Startups: Know When To Exit | William Nozak | Harper’s Hut Shaved Ice
How do you know when to enter a specific field, venture, or partnership? I think it is that personal knowing, that you can make whatever it is that you are undertaking, work. Jumping from ledge to ledge is scary, energizing, full of unknowns, fulfilling, and dangerous. What a mixture of emotions an entrepreneur navigates to get from point A to point B. The internal management of this “sauce” propels an entrepreneur like a sling shot. The pay off is fulfillment and of course greater earning potential. It has risks. You might land back at square one, in bankruptcy court, or even worse. Once you have taken the plunge and given business both hemispheres of your brain it does not get easier. Markets change, products are duplicated, customer-needs change, smarter competition enter the sector, assumptions become invalid, and pain points evolve. Not only do you need courage to start, succeed, and then thrive, you also must have courage to exit.
You made the jump, maybe not your first try, who cares, none of us do. Some do. You created a beautiful business, a great product or service. Outstanding. Or maybe you got lucky and built a mediocre business, product, or service. Either way, you connected the dots, found a product-market-fit and succeeded; profited. But it was not your love or you got bored, so you took those skills that helped you elevate an unknown business to profitability and you built other businesses. Say you bought a franchise and created another service company. You transcended from business owner to investor. This can work, does work, should work. If you have replaced yourself with leaders. If you have not, how will you track the market, innovate, iterate, improve, and exit when the time comes? You will not.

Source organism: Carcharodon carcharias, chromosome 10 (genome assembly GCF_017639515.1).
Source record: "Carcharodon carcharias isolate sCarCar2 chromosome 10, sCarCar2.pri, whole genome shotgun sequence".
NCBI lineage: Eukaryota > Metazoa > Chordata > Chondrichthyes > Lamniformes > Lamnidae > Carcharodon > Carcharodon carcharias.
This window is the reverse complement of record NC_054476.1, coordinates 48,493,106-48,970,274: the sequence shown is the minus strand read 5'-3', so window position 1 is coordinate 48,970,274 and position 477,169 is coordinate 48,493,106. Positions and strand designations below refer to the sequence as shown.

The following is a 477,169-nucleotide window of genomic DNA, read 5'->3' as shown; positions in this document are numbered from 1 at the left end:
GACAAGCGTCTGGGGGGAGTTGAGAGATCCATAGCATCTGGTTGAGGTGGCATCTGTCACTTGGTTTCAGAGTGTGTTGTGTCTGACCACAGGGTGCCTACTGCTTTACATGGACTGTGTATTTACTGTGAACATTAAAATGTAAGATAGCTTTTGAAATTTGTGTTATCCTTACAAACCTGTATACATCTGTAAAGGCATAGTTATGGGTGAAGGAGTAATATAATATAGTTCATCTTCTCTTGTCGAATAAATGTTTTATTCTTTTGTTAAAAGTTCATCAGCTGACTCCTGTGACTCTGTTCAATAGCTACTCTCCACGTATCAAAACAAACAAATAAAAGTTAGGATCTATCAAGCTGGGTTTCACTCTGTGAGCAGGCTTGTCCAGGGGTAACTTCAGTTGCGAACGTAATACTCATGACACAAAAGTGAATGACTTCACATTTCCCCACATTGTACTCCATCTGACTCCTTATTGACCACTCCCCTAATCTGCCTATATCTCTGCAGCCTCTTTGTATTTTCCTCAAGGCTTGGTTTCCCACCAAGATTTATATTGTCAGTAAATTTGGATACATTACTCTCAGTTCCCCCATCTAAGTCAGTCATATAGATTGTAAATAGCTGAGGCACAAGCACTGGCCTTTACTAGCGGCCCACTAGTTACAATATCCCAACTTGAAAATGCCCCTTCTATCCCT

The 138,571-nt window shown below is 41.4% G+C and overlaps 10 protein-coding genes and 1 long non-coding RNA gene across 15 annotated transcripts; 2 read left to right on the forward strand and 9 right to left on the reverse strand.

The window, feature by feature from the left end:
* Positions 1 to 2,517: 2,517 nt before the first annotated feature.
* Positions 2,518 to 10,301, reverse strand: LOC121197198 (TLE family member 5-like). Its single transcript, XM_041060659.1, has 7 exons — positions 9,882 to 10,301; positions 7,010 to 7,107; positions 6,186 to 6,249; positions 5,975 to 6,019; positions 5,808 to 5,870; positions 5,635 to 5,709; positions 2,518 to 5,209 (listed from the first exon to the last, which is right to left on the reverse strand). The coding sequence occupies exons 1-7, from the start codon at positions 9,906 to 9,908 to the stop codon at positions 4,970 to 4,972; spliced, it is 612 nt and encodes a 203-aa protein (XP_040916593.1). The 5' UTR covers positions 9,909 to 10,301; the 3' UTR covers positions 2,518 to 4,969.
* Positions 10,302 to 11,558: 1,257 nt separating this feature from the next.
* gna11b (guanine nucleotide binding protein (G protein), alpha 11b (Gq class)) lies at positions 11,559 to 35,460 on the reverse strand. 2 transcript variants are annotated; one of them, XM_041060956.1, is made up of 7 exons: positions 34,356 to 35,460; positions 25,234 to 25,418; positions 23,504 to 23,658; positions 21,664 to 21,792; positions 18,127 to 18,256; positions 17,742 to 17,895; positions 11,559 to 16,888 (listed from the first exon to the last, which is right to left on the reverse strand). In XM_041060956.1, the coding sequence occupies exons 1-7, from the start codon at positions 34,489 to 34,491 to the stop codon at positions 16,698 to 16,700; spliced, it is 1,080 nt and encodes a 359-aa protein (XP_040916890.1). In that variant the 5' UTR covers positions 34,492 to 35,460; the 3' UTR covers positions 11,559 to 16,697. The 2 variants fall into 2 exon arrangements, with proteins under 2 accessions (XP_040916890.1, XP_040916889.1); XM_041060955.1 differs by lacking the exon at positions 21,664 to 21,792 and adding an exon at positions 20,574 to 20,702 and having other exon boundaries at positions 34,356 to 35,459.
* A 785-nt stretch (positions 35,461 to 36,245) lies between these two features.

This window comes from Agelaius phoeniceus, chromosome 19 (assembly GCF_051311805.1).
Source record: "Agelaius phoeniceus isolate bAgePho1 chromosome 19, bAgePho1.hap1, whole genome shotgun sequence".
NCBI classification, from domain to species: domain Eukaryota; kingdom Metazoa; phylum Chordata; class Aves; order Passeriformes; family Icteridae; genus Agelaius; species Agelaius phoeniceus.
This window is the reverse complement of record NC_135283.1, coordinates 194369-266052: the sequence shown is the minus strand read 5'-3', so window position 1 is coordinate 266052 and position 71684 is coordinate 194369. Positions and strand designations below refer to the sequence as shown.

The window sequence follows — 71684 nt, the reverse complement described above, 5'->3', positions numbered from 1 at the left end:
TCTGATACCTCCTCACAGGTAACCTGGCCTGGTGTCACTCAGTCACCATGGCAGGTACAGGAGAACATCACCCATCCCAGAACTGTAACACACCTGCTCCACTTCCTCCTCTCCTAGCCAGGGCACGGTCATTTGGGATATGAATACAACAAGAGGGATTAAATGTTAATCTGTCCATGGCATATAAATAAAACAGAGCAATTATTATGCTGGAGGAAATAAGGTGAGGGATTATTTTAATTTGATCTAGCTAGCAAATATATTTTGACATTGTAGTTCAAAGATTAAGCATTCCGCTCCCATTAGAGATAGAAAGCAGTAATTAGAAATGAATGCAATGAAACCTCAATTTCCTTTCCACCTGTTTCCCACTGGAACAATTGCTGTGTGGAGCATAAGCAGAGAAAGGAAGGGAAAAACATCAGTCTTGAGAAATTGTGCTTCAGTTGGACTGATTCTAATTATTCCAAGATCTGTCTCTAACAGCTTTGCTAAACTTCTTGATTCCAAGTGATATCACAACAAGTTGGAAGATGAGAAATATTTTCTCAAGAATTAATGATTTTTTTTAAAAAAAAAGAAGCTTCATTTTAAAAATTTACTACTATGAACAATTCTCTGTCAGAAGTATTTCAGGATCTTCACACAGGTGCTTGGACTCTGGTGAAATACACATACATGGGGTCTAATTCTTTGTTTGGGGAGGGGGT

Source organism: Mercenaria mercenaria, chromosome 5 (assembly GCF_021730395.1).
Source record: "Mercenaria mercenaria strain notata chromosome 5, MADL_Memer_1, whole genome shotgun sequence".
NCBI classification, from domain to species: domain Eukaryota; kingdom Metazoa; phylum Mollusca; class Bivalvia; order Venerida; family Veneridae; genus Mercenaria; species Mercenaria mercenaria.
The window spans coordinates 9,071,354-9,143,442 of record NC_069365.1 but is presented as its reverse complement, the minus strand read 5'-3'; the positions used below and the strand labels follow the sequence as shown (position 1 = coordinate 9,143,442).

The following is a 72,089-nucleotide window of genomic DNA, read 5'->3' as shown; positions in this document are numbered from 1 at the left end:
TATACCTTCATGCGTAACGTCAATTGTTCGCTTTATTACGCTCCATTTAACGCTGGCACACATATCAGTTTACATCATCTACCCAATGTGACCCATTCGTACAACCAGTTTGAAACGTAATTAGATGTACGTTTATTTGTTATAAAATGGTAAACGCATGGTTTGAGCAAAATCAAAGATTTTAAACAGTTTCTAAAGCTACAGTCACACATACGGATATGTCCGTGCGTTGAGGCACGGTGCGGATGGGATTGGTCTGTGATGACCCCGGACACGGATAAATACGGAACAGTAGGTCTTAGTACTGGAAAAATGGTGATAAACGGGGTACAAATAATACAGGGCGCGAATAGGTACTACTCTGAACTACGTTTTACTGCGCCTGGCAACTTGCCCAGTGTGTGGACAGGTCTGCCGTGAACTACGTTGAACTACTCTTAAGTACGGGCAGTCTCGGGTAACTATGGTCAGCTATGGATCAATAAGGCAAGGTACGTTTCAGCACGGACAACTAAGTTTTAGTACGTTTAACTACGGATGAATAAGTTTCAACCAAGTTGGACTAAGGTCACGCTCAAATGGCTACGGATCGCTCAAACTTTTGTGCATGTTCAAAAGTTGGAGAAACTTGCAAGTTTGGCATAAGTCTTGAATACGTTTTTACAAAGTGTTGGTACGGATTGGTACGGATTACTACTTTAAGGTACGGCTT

If your first business was a stepping-stone to businesses with greater volume or profit margins, great. You could be a serial entrepreneur, very different from a typical entrepreneur following the Hedgehog Concept. Regardless, businesspersons in your sector watch and learn from your wins and losses. Not only are you paying for your own education, likely, you are paying for the competitions as well. Without a true leader or innovator involved in the venture your market share is unprotected from wolves, vultures, and companies that are passionate about the segment. Capitalist markets turn this way. They churn. Sears was once the largest retailer in America. I have not shopped at sears since the 80s. A great philosopher once said rarely are things created from whole cloth. Certainly, your competition is one or two steps behind you. If you no longer are engaged in your business or have minds that are, exercise your genius and know when to exit.